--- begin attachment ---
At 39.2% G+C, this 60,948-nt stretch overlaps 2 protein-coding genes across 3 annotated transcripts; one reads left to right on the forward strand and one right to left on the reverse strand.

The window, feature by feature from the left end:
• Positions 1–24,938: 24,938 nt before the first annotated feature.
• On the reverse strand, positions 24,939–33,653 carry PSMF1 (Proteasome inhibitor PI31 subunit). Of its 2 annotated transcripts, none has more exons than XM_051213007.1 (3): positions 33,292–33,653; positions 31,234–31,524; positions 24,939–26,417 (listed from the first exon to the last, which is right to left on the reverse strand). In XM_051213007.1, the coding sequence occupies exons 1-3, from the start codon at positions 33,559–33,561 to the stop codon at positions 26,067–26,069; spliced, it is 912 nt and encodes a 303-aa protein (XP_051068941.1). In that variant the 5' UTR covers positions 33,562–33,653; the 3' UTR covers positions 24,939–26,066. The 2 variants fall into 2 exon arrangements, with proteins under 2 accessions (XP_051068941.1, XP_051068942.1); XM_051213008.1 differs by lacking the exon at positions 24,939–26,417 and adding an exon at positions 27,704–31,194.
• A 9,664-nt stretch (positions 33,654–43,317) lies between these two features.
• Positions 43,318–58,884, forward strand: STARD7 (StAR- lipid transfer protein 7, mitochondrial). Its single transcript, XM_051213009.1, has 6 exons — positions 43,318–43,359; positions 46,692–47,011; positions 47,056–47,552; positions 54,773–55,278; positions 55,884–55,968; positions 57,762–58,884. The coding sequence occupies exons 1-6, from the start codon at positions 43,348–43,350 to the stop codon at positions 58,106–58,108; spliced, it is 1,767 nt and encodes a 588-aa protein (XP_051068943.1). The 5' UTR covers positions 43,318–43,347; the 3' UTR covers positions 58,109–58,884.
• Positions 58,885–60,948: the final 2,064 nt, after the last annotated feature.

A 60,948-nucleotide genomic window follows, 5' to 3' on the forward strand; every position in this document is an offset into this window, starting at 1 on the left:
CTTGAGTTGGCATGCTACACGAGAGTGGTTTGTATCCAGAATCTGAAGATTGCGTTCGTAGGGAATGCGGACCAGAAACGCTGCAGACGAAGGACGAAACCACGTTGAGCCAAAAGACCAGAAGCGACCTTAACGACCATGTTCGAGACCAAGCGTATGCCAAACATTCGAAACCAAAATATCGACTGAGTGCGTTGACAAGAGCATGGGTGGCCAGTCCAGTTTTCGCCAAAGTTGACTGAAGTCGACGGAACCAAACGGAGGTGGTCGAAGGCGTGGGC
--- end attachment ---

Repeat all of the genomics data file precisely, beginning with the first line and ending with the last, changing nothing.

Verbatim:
At 39.2% G+C, this 60,948-nt stretch overlaps 2 protein-coding genes across 3 annotated transcripts; one reads left to right on the forward strand and one right to left on the reverse strand.

The window, feature by feature from the left end:
• Positions 1–24,938: 24,938 nt before the first annotated feature.
• On the reverse strand, positions 24,939–33,653 carry PSMF1 (Proteasome inhibitor PI31 subunit). Of its 2 annotated transcripts, none has more exons than XM_051213007.1 (3): positions 33,292–33,653; positions 31,234–31,524; positions 24,939–26,417 (listed from the first exon to the last, which is right to left on the reverse strand). In XM_051213007.1, the coding sequence occupies exons 1-3, from the start codon at positions 33,559–33,561 to the stop codon at positions 26,067–26,069; spliced, it is 912 nt and encodes a 303-aa protein (XP_051068941.1). In that variant the 5' UTR covers positions 33,562–33,653; the 3' UTR covers positions 24,939–26,066. The 2 variants fall into 2 exon arrangements, with proteins under 2 accessions (XP_051068941.1, XP_051068942.1); XM_051213008.1 differs by lacking the exon at positions 24,939–26,417 and adding an exon at positions 27,704–31,194.
• A 9,664-nt stretch (positions 33,654–43,317) lies between these two features.
• Positions 43,318–58,884, forward strand: STARD7 (StAR- lipid transfer protein 7, mitochondrial). Its single transcript, XM_051213009.1, has 6 exons — positions 43,318–43,359; positions 46,692–47,011; positions 47,056–47,552; positions 54,773–55,278; positions 55,884–55,968; positions 57,762–58,884. The coding sequence occupies exons 1-6, from the start codon at positions 43,348–43,350 to the stop codon at positions 58,106–58,108; spliced, it is 1,767 nt and encodes a 588-aa protein (XP_051068943.1). The 5' UTR covers positions 43,318–43,347; the 3' UTR covers positions 58,109–58,884.
• Positions 58,885–60,948: the final 2,064 nt, after the last annotated feature.

A 60,948-nucleotide genomic window follows, 5' to 3' on the forward strand; every position in this document is an offset into this window, starting at 1 on the left:
CTTGAGTTGGCATGCTACACGAGAGTGGTTTGTATCCAGAATCTGAAGATTGCGTTCGTAGGGAATGCGGACCAGAAACGCTGCAGACGAAGGACGAAACCACGTTGAGCCAAAAGACCAGAAGCGACCTTAACGACCATGTTCGAGACCAAGCGTATGCCAAACATTCGAAACCAAAATATCGACTGAGTGCGTTGACAAGAGCATGGGTGGCCAGTCCAGTTTTCGCCAAAGTTGACTGAAGTCGACGGAACCAAACGGAGGTGGTCGAAGGCGTGGGC